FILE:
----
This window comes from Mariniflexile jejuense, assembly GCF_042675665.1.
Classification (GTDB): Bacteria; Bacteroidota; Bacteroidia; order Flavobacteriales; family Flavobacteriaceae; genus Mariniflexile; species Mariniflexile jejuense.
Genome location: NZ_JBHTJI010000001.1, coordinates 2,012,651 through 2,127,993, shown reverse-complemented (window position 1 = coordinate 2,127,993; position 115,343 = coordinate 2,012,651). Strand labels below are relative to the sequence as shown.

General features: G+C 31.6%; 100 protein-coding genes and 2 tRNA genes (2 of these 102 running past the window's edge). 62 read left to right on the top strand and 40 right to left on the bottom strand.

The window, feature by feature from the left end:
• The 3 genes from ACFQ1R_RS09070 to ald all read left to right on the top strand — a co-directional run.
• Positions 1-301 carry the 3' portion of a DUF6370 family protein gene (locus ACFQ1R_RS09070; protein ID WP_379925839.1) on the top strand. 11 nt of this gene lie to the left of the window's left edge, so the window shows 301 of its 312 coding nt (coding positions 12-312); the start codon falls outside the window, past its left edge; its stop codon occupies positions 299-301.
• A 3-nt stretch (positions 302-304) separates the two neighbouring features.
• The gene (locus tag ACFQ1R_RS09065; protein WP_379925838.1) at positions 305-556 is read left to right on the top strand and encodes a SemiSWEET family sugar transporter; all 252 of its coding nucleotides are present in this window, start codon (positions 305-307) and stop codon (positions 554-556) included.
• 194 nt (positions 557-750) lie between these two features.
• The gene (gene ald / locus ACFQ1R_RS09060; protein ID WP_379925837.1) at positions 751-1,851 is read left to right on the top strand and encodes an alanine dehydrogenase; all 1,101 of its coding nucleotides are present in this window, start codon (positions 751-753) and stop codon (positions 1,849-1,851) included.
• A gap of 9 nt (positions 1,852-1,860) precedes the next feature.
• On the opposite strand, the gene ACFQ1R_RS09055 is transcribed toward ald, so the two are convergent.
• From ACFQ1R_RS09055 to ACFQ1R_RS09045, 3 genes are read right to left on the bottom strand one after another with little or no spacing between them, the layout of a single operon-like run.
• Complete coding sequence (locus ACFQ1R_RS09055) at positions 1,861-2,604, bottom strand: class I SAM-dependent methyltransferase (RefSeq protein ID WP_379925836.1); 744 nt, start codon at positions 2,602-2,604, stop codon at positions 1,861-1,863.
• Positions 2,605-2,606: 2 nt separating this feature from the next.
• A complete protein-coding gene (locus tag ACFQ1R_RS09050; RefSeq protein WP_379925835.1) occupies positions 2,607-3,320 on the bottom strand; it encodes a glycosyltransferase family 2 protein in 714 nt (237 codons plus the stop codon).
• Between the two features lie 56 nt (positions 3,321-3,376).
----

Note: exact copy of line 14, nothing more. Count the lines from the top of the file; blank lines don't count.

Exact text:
• From ACFQ1R_RS09055 to ACFQ1R_RS09045, 3 genes are read right to left on the bottom strand one after another with little or no spacing between them, the layout of a single operon-like run.